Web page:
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MySense – helping people stay safe for longer at home



Seven years ago, the renowned theoretical physicist and cosmologist Professor Stephen Hawking warned that the creation of artificial intelligence would be “either the best, or the worst thing, ever to happen to humanity.”

He was speaking at the opening of the Leverhulme Centre for the Future of Intelligence, a multi-disciplinary institute within Cambridge University dedicated to studying artificial intelligence – now universally known simply as AI.

Despite fears in some circles around the rise of AI, its development has moved on apace. From medicine to manufacturing, education, science, transportation, customer service, agriculture, entertainment, retail, surveillance, finance, and the military, the technology has quickly become a part of everyday life.

Not surprisingly, it’s also a driving force behind pioneering new ideas and inventions, one of which is helping oversee people living with dementia and other neurological conditions.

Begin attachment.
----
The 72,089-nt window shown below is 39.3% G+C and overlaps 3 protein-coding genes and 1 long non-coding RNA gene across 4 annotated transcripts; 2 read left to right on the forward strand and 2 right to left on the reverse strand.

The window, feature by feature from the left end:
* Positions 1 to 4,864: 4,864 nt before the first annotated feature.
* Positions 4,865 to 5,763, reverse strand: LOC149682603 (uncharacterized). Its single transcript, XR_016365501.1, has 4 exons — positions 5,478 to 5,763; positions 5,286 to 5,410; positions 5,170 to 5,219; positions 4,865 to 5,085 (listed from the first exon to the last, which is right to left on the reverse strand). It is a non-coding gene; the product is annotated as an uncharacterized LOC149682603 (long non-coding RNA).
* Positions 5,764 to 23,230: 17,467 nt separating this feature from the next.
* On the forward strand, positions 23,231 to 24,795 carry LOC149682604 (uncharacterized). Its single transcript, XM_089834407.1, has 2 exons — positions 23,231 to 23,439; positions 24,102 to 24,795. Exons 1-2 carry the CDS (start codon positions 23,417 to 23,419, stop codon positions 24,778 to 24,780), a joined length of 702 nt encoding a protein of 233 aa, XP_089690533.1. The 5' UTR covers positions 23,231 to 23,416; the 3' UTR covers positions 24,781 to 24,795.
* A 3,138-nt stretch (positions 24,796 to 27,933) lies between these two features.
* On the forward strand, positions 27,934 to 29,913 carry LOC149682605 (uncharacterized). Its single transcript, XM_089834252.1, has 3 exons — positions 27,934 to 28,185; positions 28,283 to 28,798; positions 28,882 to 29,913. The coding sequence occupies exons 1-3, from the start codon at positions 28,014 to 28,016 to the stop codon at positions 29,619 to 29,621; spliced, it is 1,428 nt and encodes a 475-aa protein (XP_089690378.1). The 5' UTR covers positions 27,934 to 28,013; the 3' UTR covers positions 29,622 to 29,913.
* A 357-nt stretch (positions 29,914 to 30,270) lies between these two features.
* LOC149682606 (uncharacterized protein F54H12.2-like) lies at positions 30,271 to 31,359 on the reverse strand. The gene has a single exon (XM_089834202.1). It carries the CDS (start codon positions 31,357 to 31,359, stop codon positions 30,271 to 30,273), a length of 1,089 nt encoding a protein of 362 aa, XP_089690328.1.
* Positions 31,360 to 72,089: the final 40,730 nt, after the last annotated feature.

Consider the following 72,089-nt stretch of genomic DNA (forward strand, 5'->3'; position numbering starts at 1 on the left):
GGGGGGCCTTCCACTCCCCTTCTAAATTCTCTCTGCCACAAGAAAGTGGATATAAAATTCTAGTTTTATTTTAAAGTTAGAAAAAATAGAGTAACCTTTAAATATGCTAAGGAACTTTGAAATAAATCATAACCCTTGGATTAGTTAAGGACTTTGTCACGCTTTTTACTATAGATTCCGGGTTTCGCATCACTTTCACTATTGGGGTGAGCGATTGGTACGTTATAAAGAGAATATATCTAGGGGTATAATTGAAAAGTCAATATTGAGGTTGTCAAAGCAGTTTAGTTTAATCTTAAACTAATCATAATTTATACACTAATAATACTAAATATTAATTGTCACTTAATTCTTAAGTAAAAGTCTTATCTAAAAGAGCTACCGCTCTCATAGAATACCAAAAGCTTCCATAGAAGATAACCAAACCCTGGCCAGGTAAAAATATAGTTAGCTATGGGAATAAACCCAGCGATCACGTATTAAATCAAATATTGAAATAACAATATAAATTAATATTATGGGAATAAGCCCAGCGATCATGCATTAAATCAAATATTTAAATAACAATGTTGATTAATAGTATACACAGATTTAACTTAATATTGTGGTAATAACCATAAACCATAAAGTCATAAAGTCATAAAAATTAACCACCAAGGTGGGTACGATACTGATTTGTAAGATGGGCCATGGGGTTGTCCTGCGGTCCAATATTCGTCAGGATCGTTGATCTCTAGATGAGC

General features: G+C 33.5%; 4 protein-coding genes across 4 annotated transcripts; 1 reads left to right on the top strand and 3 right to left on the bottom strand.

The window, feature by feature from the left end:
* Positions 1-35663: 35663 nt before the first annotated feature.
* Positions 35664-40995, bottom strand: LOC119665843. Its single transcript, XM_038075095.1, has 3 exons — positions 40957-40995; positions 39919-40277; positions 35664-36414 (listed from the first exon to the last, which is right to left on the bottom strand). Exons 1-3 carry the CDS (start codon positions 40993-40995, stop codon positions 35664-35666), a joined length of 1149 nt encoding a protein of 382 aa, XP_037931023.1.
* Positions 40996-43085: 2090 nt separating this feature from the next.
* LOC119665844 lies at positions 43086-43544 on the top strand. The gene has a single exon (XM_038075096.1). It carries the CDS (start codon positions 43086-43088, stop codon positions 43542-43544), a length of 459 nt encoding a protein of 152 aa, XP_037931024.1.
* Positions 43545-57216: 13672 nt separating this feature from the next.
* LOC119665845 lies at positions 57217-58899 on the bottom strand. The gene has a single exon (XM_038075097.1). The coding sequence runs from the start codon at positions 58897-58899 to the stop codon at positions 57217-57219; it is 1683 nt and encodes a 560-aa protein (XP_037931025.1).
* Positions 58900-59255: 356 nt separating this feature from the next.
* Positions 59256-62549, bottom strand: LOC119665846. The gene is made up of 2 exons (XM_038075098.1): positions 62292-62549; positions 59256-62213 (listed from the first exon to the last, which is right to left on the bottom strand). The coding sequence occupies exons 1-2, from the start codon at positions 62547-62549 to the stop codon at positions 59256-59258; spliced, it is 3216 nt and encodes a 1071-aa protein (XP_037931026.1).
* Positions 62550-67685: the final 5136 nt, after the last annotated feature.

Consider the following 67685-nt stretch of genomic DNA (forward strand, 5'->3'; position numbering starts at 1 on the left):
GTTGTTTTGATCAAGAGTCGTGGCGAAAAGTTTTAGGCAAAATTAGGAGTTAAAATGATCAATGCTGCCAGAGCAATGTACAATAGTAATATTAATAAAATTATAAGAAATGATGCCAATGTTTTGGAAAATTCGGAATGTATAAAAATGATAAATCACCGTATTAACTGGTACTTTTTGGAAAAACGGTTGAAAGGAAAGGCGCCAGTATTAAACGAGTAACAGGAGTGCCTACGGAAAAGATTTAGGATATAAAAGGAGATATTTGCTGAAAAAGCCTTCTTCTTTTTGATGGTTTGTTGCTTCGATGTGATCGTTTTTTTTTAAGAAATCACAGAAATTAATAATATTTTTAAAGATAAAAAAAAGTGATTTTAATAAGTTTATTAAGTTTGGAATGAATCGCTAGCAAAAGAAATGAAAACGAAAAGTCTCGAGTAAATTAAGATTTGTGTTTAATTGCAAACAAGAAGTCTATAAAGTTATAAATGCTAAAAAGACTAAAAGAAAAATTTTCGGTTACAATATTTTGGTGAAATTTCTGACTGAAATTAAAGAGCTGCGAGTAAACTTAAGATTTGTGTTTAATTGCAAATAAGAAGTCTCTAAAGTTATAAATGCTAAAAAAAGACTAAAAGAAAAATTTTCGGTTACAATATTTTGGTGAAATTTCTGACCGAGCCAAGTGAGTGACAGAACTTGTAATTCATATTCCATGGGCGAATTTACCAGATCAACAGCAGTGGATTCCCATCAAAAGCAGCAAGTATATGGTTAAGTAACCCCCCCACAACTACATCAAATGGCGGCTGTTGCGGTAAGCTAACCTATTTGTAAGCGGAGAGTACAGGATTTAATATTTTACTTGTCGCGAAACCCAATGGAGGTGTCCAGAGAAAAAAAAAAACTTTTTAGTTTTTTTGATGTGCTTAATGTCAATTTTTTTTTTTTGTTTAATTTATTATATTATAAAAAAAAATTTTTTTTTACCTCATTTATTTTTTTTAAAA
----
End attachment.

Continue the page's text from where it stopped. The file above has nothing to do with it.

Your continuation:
MySense is a high-level monitoring system developed in the UK that uses AI algorithmic intelligence to keep a check on vulnerable patients, identify preventative solutions, and prioritise the human touch when it’s needed, cutting down on hospital visits and allowing people to live at home for longer.

The data collected builds a digital portrait of the patient and in some cases can even recognise the warning signals for a potential illness, alerting care givers weeks in advance.

Clinical evaluation at two NHS trusts has shown MySense is already having a positive impact in cutting unplanned hospital admissions, freeing up beds, and saving money.